State Sen. Chris McDaniel, R-Ellisville, talks to reporters in March 2018 about his bid for the U.S. Senate.

On Monday, state Sen. Chris McDaniel, R-Ellisville, grabbed headlines for the second time in a week while defending Brett Kavanaugh, President Donald Trump’s nominee to the U.S. Supreme Court.

The Senate Judiciary Committee, which holds hearings on Supreme Court nominees before they go to the full Senate for a confirmation vote, is scheduled to hear testimony from a woman named Christine Blasey Ford who says Kavanaugh and a friend assaulted her at a party when they were in high school. Kavanaugh denies the accusation.

The Washington Post reported:

Ford said that one summer in the early 1980s, Kavanaugh and a friend — both “stumbling drunk,” Ford alleges — corralled her into a bedroom during a gathering of teenagers at a house in Montgomery County.

While his friend watched, she said, Kavanaugh pinned her to a bed on her back and groped her over her clothes, grinding his body against hers and clumsily attempting to pull off her one-piece bathing suit and the clothing she wore over it. When she tried to scream, she said, he put his hand over her mouth.

Conservatives, including Mississippi U.S. Sen. Cindy Hyde Smith, have questioned the timing of Ford’s revelation and accuse Democrats of attempting to derail Kavanaugh’s nomination to the court.

McDaniel, who is running for the U.S. Senate, went farther and suggested that only 1 percent of all sexual assault allegations have merit. Speaking on a radio show hosted by Tupelo-based American Family Radio, McDaniel said:

“I’m tired of all these made-up scandals, frankly,” McDaniel said, responding to a question Monday from host Bryan Fischer. “… They’re going to drag something up, at least even theoretically, allegedly, from all those years ago.”

“All of a sudden, that disqualifies this man? All of a sudden, he’s a terrible human being? No, not a chance. You know, I don’t fall for it anymore. And I hope the American people aren’t falling for it. These allegations, 99 percent of the time, are just absolutely fabricated.”

Mississippi Today researched the accuracy of McDaniel’s statement, that “99 percent” of assault allegations are “absolutely fabricated.”

Although an Internet search can turn up anecdotes of women recanting rape and sexual assault allegations, our reporters were unable to find a single study that backed up this claim but found several that proved the vast majority of rape accusations are true.

• 2017 – A study in the Journal of Forensic Psychology, using FBI data, determined that about 5.5 percent of all rape accusations between 2006 and 2010 were false.

• 2016 – A study in the Archives of Sexual Behavior concluded that 5.2 percent of rapes were “confirmed false,” though the study’s authors suggested that, because the study relied only on confirmed false reports, the actual percentage of false rapes was “likely greater than 5 percent.”

• 2014 – Using 2008 data provided by the Los Angeles Police Department and a grant from the U.S. Department of Justice, researchers determined that 4.5 percent of rapes were false.

Studies also show that rapes are consistently under reported in comparison to other crimes. Only 31 percent of rape victims report the crimes while 62 percent of robbery victims and 63 percent of assault and battery victims report the crime.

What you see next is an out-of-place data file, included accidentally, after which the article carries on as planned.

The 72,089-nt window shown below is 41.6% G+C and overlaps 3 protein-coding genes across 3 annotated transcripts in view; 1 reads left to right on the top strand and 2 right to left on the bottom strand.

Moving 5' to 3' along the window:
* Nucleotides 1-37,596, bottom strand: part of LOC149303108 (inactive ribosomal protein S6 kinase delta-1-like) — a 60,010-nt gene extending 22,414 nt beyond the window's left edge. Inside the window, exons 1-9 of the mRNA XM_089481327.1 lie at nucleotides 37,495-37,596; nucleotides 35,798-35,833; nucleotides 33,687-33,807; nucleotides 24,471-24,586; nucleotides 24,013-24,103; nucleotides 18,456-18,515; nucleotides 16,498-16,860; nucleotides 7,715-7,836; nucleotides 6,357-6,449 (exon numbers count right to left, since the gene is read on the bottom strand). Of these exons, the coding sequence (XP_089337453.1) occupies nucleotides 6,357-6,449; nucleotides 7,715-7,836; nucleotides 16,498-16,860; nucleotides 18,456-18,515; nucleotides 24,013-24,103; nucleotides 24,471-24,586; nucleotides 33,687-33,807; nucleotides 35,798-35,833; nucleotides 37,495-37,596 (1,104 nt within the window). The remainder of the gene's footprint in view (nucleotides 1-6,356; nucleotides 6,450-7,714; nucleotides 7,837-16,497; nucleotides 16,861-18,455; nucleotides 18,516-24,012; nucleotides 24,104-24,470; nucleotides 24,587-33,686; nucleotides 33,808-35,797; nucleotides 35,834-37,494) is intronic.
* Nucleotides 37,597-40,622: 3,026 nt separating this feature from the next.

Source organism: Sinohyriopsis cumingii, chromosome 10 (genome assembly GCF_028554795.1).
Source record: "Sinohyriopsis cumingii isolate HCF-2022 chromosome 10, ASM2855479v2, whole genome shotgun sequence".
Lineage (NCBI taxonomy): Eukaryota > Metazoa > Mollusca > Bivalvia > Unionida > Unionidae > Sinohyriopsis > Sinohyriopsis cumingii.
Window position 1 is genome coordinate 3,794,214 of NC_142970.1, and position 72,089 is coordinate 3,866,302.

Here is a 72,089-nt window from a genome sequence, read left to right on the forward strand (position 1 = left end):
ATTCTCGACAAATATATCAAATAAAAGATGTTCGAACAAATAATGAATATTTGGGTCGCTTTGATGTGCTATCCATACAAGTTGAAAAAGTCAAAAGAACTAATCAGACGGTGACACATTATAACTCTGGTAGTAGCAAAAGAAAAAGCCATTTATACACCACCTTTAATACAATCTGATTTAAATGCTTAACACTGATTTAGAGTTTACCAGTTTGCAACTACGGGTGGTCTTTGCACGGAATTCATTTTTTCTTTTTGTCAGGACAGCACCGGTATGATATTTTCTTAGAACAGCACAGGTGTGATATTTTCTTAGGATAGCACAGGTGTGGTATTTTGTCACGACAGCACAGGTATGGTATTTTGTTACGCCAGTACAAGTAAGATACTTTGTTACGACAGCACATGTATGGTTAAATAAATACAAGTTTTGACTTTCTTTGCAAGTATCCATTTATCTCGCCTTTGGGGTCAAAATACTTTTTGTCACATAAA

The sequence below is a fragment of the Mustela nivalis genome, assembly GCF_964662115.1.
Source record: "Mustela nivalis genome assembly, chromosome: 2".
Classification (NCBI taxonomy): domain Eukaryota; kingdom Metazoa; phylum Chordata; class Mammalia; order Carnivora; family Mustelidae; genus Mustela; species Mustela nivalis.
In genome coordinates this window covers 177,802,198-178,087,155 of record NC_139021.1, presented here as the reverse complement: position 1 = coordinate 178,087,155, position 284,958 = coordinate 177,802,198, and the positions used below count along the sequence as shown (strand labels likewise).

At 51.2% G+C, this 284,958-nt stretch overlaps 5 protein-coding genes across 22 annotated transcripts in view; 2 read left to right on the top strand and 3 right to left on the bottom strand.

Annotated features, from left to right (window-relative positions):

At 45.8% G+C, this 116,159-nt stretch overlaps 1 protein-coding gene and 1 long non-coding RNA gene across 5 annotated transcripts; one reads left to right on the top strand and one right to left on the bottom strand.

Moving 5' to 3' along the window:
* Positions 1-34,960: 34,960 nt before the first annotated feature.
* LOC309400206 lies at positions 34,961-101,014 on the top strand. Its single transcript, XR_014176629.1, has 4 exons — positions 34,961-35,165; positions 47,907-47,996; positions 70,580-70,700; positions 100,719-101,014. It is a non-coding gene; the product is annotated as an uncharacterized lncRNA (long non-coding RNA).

Most women are sexually assaulted by someone they know. Eight in 10 victims of sexual assault report knowing their attacker.

McDaniel drew national attention last week during a Friday appearance on the MSNBC talk show “Morning Joe,” when he stated that black Mississippians were “begging for (government) scraps.”

That remark drew rebuke from African Americans, progressives and some conservatives, such as Gov. Phil Bryant, who tweeted that he condemns and rejects in the “strongest possible terms Chris McDaniel’s characterization of African-Americans as beggars. This does not reflect the beliefs of the Mississippi Republican Party or the average Mississippian.”

Bryant, who is actively campaigning to elect Hyde-Smith, whom he appointed to the Senate this spring and is a strong Trump supporter, has not commented publicly on the accusations against Kavanaugh.

An email to his communications director was not immediately returned this morning.

Hyde-Smith has not commented on the substance of the allegations, but raised questions about the motives of Senate Democrats:

“Having met with Judge Kavanaugh, I found him to be imminently qualified to serve on the Supreme Court, and remain confident of his confirmation.

“I have serious reservations regarding the questionable timing and handling of this last-minute allegation. The Democrats knew about this months ago and chose to wait until now to release it. The Judiciary Committee has scheduled a hearing on the allegation. This process should go forward so both sides can be heard.”


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Larrison Campbell is a Greenville native who reports on politics with an emphasis on public health. She received a bachelor’s from Wesleyan University and a master’s from Columbia University's Graduate School of Journalism.Larrison is a 2018 National Press Foundation fellow in public health, a 2019 Blue Cross Blue Shield Foundation of Massachusetts fellow in health care reporting and a 2019 Center for Health Journalism National Fellow.